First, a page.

M-14/16s 20 round magazines were completely straight, because the round cases are straight, and they just don’t feed as well in automatic weapons.



posted on Jan, 11 2008 @ 09:17 PM
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I suggest that you change your first post and indicate the case body and not the whole case.

Guess what I have been doing tonight, that's right hand loading 5.56 rounds. 75 gr BTHP, 3 different recipes.

Now then I'll put up or shut up. My AR against your AK. 100yds to 1000yds and everything in between.
We'll use the standard USPSA targets.


Roper



posted on Jan, 11 2008 @ 09:23 PM
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reply to post by Roper
 



I suggest that you change your first post and indicate the case body and not the whole case.


Oh come on, full straight cases were a thing of the 19th century hunters, we’re talking 20th century.


Now then I'll put up or shut up. My AR against your AK. 100yds to 1000yds and everything in between. We'll use the standard USPSA targets.



With a scoped Vepr II, anytime!

www.robarm.com...



www.robarm.com..." target='_blank' class='tabOff'/>



posted on Jan, 12 2008 @ 09:07 AM
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No, no, now your changing calibers.

My 45-70 is very 21st century.



posted on Jan, 12 2008 @ 12:02 PM
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reply to post by Roper
 



No, no, now your changing calibers.


OK, no prob, Super Vepr in 5.56 then. You got a match barrel?



posted on Jan, 12 2008 @ 09:04 PM
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Why yes I do.

It's a must, the coyotes hang out very far.

Roper



posted on Jan, 12 2008 @ 11:52 PM
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reply to post by Roper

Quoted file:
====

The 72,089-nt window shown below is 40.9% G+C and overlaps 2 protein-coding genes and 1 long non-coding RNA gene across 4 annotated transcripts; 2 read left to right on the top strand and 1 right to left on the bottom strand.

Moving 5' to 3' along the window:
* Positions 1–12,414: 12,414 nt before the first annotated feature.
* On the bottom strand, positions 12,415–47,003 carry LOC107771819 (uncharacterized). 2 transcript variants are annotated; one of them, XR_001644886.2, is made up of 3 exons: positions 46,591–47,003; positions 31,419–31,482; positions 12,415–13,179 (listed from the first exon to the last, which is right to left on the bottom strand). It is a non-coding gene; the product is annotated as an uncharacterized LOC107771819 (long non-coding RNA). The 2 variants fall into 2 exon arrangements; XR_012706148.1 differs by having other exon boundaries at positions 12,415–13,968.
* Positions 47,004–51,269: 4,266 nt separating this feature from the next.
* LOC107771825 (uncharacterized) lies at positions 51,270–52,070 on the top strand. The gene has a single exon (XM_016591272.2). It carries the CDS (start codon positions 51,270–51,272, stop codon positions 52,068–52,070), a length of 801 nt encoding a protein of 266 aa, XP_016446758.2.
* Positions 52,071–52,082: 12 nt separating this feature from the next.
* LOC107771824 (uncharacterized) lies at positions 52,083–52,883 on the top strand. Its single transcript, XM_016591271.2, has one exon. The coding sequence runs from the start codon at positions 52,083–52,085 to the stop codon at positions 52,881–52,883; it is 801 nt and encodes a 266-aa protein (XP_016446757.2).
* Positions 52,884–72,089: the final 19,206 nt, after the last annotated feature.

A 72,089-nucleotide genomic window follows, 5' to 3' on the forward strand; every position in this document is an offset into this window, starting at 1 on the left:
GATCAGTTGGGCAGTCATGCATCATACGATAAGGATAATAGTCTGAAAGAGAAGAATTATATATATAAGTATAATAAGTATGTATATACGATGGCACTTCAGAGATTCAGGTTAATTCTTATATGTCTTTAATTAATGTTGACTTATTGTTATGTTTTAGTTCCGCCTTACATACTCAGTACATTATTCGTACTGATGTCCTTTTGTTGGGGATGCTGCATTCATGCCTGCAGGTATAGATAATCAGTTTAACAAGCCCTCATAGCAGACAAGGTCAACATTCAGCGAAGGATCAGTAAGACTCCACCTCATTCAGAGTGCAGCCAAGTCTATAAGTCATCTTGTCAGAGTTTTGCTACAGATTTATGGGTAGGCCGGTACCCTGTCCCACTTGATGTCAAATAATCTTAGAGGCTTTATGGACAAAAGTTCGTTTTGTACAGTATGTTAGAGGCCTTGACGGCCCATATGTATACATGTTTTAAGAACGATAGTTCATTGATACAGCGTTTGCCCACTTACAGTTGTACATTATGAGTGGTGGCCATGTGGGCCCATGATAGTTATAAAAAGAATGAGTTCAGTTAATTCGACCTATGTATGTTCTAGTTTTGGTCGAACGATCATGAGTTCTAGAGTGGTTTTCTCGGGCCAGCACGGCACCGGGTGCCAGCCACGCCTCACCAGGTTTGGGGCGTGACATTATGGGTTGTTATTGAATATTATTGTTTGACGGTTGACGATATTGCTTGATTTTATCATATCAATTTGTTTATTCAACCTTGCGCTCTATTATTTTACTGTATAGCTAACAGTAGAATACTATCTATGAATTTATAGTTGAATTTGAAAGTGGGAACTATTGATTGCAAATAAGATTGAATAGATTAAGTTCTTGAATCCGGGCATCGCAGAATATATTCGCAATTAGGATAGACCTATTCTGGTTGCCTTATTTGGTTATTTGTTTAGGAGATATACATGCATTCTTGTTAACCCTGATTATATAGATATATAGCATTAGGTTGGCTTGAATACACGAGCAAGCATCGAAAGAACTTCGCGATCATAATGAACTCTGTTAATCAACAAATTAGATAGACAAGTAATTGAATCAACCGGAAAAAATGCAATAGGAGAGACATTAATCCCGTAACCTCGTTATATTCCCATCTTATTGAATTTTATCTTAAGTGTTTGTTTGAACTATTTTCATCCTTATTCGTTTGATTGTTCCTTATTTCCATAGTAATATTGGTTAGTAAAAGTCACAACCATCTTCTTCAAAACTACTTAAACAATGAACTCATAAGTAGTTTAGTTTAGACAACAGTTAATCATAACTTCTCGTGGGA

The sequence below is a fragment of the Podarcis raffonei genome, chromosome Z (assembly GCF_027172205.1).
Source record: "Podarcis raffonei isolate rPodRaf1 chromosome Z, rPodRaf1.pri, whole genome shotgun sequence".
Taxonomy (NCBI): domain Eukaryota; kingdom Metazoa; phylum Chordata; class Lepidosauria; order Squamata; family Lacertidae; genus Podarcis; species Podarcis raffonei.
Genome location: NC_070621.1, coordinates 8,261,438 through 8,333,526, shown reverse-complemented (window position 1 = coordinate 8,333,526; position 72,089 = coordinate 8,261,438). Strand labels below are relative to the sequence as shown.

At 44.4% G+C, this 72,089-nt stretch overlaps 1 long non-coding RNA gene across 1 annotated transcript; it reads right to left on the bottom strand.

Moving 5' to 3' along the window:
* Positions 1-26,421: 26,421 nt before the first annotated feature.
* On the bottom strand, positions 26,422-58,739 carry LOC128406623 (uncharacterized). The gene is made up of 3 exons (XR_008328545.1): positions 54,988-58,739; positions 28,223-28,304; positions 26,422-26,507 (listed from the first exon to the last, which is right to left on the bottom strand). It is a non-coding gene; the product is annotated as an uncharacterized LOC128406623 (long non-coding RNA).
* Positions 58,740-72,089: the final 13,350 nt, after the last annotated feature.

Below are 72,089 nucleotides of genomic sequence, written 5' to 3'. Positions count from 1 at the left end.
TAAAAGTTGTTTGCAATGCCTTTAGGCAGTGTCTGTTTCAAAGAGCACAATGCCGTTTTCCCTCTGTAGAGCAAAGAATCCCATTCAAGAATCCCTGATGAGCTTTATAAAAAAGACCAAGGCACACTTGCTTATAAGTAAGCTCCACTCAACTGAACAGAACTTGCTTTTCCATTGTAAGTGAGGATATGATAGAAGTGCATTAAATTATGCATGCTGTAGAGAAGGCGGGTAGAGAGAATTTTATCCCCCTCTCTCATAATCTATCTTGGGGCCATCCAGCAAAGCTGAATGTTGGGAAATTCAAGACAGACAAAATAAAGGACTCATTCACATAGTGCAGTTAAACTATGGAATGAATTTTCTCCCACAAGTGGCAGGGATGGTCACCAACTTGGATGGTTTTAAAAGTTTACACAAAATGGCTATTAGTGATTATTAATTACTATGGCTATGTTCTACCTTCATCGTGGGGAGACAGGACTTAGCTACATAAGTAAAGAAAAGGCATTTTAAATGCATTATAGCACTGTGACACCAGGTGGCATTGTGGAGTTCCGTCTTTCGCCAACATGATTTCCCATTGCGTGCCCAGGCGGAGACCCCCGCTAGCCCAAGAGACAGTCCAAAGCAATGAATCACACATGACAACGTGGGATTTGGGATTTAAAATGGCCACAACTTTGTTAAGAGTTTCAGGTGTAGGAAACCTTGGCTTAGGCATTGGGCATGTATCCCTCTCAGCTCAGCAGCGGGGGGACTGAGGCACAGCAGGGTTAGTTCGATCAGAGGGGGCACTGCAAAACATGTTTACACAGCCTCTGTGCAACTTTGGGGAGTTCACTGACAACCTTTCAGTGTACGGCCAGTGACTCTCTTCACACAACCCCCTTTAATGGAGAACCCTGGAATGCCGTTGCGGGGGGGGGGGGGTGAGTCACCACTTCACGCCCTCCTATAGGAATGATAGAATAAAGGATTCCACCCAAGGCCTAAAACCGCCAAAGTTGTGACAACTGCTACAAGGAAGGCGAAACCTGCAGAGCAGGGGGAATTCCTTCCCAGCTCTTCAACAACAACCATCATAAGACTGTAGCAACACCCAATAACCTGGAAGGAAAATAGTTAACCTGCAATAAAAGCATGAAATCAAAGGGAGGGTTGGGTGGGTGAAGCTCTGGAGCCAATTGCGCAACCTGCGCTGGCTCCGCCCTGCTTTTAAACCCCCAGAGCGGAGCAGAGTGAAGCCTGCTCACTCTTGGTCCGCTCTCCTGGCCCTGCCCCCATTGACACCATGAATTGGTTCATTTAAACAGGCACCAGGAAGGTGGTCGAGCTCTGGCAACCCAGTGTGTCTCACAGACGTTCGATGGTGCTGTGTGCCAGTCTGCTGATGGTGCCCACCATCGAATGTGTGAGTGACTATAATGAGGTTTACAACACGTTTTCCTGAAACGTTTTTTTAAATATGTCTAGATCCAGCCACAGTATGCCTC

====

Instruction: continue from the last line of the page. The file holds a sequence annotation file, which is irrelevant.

Why yes I do.


heck, what can I say, I’m jealous.

I could never splash cash on a match barrel for a Bushy Stoner.

Ruger – absolutely!

I used to live Hood River Oregon. The house was right in the middle of the orchards.

We had some coyote regulars, so I camped out once.

Got a night sight?



posted on Jan, 13 2008 @ 07:39 AM
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Originally posted by iskander
reply to post by Roper
 



Why yes I do.



Got a night sight?


Nope

After I get an AR-10 then I'll get the high end toys.

Roper



posted on Jan, 14 2008 @ 11:01 AM
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reply to post by Roper
 



After I get an AR-10 then I'll get the high end toys.


Seriously, why not Super Vepr? You’ll be amazed. It’s a beautifully crafted piece, top notch fit and finish, great furniture, heavy, balance cut barrel, outstanding chrome lining all around, shoots like a champ out of the box and even better when tweaked a bit.

If you have a gun show near by just take a look at one first hand, you’ll for your self.

I became a believer when a .308 SV out shot a match M14.



posted on Jan, 16 2008 @ 08:48 PM
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I have been looking for some intel on these. At AR-15.com they have an AK forum so I'll check into it.

I gotta tell you an AR is simple to work on and cleaning is no problem, push one pin out and pull the charging handle and bolt. A few dots of mil-tec and away you go.

Roper



posted on Jan, 18 2008 @ 08:45 PM
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reply to post by Roper
 



I gotta tell you an AR is simple to work on and cleaning is no problem, push one pin out and pull the charging handle and bolt. A few dots of mil-tec and away you go.


Vepr breks down just as an AK, the major difference is that the receaiver and its cover are exact same runs as RPKs, which use much thicker and higher grade metal in order to absorb continues fire that SAW is required to put down range.

In hunting application, such thickened receiver give the entire weapon greater rigidity, brings down receiver/chamber/barrel flex to a minimum (less then in .223 Bushy), and allows for tighter tolerances of the entire assembly.

Mind you in advance, since the tolerances are tighter then in regular run of the mil AKs, don’t expect it to take the same abuse as RPK for example, so full-auto conversion will not be a good idea if it is to be dragged through the mud, even if you have the license to do it.

Vepr/Super Vepr are tuned for hunting, (sniping), and a well tuned SV will outshoot a regular front line SVD with no problem. Pro-SVDs are entirely another matter, but getting your hands on one of those will not only be rather difficult, but will also cost you more then just a few grand.



posted on Jun, 11 2011 @ 01:49 PM
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Yes, AK-74 has smaller caliber (5.45 x 39), but I prefer the AKM-47 (7.62 x 39), more power.

M16 has better precision and lighter weight, but AKM-47 is more reliable and has a bigger punch

www.youtube.com...